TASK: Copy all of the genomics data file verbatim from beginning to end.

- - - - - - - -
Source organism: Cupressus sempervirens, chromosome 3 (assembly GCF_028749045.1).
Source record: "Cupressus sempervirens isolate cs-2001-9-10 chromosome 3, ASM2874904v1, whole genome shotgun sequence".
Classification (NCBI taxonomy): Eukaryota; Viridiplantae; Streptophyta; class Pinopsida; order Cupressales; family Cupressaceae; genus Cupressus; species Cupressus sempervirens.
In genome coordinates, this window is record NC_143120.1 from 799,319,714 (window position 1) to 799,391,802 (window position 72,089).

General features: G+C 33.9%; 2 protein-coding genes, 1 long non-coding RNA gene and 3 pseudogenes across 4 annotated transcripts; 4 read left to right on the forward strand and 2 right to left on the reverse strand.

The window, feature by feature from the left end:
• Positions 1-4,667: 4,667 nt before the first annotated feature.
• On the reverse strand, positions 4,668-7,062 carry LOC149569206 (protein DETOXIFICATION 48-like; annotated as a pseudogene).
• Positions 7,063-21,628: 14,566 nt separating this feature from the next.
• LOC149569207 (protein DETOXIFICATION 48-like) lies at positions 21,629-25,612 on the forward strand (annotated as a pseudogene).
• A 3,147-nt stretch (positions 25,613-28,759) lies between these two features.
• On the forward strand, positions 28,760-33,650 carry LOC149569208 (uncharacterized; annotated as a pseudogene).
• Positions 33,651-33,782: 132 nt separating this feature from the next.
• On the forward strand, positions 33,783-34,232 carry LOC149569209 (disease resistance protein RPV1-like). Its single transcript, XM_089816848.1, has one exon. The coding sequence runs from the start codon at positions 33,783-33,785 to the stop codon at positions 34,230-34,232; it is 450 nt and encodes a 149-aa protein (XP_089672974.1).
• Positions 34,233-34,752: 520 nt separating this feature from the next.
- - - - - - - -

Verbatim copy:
Source organism: Cupressus sempervirens, chromosome 3 (assembly GCF_028749045.1).
Source record: "Cupressus sempervirens isolate cs-2001-9-10 chromosome 3, ASM2874904v1, whole genome shotgun sequence".
Classification (NCBI taxonomy): Eukaryota; Viridiplantae; Streptophyta; class Pinopsida; order Cupressales; family Cupressaceae; genus Cupressus; species Cupressus sempervirens.
In genome coordinates, this window is record NC_143120.1 from 799,319,714 (window position 1) to 799,391,802 (window position 72,089).

General features: G+C 33.9%; 2 protein-coding genes, 1 long non-coding RNA gene and 3 pseudogenes across 4 annotated transcripts; 4 read left to right on the forward strand and 2 right to left on the reverse strand.

The window, feature by feature from the left end:
• Positions 1-4,667: 4,667 nt before the first annotated feature.
• On the reverse strand, positions 4,668-7,062 carry LOC149569206 (protein DETOXIFICATION 48-like; annotated as a pseudogene).
• Positions 7,063-21,628: 14,566 nt separating this feature from the next.
• LOC149569207 (protein DETOXIFICATION 48-like) lies at positions 21,629-25,612 on the forward strand (annotated as a pseudogene).
• A 3,147-nt stretch (positions 25,613-28,759) lies between these two features.
• On the forward strand, positions 28,760-33,650 carry LOC149569208 (uncharacterized; annotated as a pseudogene).
• Positions 33,651-33,782: 132 nt separating this feature from the next.
• On the forward strand, positions 33,783-34,232 carry LOC149569209 (disease resistance protein RPV1-like). Its single transcript, XM_089816848.1, has one exon. The coding sequence runs from the start codon at positions 33,783-33,785 to the stop codon at positions 34,230-34,232; it is 450 nt and encodes a 149-aa protein (XP_089672974.1).
• Positions 34,233-34,752: 520 nt separating this feature from the next.